Green Tea Ice Cream

In the eminently reliable The Perfect Scoop, blogger and cookbook author David Lebovitz divulges that he’s always looking for an excuse to visit tea shops and stores that carry Japanese items. “They’re great for poking around,” says Lebovitz. Fortunately for us, it seems as though he has a hard time passing up the green tea powder, known as matcha. The namesake for this ice cream, matcha has “a slightly pungent yet powerful taste,” explains Lebovitz, its robust teaness smoothed by cream and sugar, it’s deep color turned a stunning sea-green color from the churning.–Renee Schettler Rossi

LC And a Sprinkling of...What, Exactly? Note

Gilding that stunning scoop of ice cream is a powdery dusting of … what, exactly? It’s kinako powder, or toasted soybean flour. The pulverized powder offsets the pale ice cream nicely, though an embellishment is hardly essential on something this smooth, this nutty, this lovely. Although should you seek an alternate sprinkle of something, we’ve found that finely ground peanuts or pulverized toasted coconut are also quite fetching.

Green Tea Ice Cream Recipe

  • Quick Glance
  • 20 M
  • 20 M
  • Makes 1 quart


  • 1 cup whole milk
  • 3/4 cup sugar
  • Pinch of salt
  • 2 cups heavy cream
  • 4 teaspoons matcha (green tea powder)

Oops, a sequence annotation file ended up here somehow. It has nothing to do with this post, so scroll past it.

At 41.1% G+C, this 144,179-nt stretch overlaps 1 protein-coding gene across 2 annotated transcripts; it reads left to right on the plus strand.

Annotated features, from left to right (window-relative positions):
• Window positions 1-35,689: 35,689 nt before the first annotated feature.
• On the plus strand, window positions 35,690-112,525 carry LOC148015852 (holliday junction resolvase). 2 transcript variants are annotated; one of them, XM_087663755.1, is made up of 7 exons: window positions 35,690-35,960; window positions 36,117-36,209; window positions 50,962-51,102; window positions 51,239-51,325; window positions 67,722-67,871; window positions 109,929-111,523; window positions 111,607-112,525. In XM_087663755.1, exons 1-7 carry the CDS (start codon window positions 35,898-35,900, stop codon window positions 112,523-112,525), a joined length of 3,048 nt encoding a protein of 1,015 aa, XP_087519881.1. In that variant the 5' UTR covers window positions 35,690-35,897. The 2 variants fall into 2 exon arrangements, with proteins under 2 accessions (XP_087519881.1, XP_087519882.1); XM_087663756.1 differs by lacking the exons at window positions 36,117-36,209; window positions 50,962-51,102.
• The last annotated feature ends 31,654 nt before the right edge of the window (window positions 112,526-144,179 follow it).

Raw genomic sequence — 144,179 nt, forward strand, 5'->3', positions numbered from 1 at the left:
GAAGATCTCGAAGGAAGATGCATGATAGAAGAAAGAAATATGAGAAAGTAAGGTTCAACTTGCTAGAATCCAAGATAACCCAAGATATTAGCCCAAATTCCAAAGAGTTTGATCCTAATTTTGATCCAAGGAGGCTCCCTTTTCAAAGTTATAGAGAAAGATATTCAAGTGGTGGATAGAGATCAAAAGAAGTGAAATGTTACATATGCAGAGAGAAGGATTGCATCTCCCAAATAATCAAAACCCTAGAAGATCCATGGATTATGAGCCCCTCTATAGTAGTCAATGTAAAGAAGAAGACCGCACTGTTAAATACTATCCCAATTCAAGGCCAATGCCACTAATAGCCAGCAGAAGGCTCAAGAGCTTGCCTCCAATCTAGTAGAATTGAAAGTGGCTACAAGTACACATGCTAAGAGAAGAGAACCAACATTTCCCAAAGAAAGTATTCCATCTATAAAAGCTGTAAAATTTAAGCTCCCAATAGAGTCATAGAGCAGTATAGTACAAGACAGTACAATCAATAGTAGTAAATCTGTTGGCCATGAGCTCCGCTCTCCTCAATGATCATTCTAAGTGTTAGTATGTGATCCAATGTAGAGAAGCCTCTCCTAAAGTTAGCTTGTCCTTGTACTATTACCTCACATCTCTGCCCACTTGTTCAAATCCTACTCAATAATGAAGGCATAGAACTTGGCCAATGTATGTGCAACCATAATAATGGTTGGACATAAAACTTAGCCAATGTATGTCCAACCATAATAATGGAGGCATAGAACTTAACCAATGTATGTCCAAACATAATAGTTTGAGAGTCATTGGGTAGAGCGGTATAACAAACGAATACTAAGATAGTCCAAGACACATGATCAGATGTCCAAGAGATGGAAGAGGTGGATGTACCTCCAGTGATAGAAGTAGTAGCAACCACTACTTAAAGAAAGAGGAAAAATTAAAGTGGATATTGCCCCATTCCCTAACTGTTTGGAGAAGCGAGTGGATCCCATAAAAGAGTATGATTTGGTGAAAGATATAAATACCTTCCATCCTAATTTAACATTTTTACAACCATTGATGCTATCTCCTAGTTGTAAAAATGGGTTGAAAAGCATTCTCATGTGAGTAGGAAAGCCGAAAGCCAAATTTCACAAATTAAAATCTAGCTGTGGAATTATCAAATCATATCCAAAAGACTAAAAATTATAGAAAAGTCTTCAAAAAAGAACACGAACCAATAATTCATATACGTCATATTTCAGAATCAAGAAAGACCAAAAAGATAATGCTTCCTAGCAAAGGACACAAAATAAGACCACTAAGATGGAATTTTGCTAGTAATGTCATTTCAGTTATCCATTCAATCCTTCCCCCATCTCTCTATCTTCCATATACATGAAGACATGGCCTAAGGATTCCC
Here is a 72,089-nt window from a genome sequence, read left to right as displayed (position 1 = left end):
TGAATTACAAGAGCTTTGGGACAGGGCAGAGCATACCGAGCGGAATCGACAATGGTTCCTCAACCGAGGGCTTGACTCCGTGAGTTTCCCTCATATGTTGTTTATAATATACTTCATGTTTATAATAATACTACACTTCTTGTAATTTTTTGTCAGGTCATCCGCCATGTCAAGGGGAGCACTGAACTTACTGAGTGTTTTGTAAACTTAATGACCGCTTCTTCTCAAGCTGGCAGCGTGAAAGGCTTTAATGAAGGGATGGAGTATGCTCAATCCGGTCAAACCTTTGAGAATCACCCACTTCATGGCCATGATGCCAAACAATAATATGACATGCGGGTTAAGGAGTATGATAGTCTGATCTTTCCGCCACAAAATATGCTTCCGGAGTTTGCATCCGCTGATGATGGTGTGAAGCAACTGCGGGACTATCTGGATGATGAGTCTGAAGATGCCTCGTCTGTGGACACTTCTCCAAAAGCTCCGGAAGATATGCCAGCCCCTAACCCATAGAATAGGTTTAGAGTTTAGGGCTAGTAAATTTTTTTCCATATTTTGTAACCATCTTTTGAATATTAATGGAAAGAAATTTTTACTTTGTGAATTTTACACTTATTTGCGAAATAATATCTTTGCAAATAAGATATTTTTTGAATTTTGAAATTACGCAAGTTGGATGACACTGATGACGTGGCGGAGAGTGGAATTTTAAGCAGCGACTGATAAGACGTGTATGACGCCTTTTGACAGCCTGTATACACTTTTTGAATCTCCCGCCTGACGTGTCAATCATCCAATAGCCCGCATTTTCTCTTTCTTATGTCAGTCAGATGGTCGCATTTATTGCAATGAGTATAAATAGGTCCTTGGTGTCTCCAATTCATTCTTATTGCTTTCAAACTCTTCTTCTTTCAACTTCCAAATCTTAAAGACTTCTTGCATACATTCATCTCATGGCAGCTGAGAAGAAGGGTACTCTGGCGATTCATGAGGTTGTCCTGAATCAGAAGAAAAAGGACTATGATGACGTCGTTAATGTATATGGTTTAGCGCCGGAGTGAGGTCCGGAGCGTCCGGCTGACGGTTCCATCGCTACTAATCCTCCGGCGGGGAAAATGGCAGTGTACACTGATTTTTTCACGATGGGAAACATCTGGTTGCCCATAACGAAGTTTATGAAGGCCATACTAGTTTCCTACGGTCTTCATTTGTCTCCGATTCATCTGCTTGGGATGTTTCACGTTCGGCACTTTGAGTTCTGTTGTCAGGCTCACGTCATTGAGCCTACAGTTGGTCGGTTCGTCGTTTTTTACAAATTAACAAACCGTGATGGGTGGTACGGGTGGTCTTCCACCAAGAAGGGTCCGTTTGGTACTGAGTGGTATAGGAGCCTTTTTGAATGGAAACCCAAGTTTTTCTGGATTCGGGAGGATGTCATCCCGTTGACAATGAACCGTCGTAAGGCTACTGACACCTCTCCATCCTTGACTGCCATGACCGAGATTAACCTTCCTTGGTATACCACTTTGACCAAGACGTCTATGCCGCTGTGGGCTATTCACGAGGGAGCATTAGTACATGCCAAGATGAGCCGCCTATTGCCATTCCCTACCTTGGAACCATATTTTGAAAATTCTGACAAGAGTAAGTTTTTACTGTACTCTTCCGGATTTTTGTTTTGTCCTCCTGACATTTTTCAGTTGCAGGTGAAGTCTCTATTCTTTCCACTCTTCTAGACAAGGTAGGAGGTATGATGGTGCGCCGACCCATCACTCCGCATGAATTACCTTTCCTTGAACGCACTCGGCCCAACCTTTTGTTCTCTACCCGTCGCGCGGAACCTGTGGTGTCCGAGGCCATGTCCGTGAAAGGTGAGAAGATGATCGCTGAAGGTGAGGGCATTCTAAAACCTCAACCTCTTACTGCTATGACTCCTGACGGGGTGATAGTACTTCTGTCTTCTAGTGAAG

• 6 large egg yolks


  • 1. Warm the milk, sugar, and salt in a saucepan over medium heat but take care that it doesn’t come to a boil.
  • 2. Meanwhile, pour the cream into a large bowl and whisk in the matcha. In a separate bowl, whisk together the egg yolks.
  • 3. Slowly pour the warm milk mixture into the bowl with the egg yolks, whisking constantly. Then scrape the warmed egg yolk mixture into the saucepan. Return the pan to medium heat and stir constantly with a heatproof spatula, scraping the bottom as you stir, until the mixture thickens and coats the spatula.
  • 4. Place a strainer over the bowl of matcha cream. Pour the warm custard through the strainer into the cream, discarding the solids. Whisk vigorously until the mixture is frothy and the matcha is dissolved. Fill a large bowl halfway with ice water. Place the bowl of matcha custard in the ice bath and stir until cool.
  • 5. Chill the mixture thoroughly in the refrigerator, then freeze in your ice cream maker according to the manufacturer’s instructions.
Hungry for more? Chow down on these:

  1. What is the green tea ice cream dusted with, please? (as shown in the photo).

    • Renee Schettler Rossi, LC Editor-in-Chief says:

      Hi, Luisa, and good question! The book didn’t mention, although we’ve put out a query to the author. In the meantime, allow us to toss out a few potential solutions or just plain out suggestions…we think a sprinkling of matcha powder, finely ground peanuts, even pulverized dried coconut could each be the (quite nice) culprit. Anyone else?

      • Dan Kraan, LC Community Moderator says:

        Since I saw “pistachio” green and was thinking crushed nuts, my first guess was finely ground pistachios. However, one of our local Asian stores sells rock sugar and if that was coarsley gound, it would look similar to what is seen in the picture.

        • Momo says:

          The book DOES mention what is dusted on the ice cream. It’s “kinako” powder, which is basically just toasted soybean flour. Quite nice, especially if it’s served with homemade red bean paste on the side!

      • David Leite says:

        It’s kinako powder, which is toasted soy bean powder.

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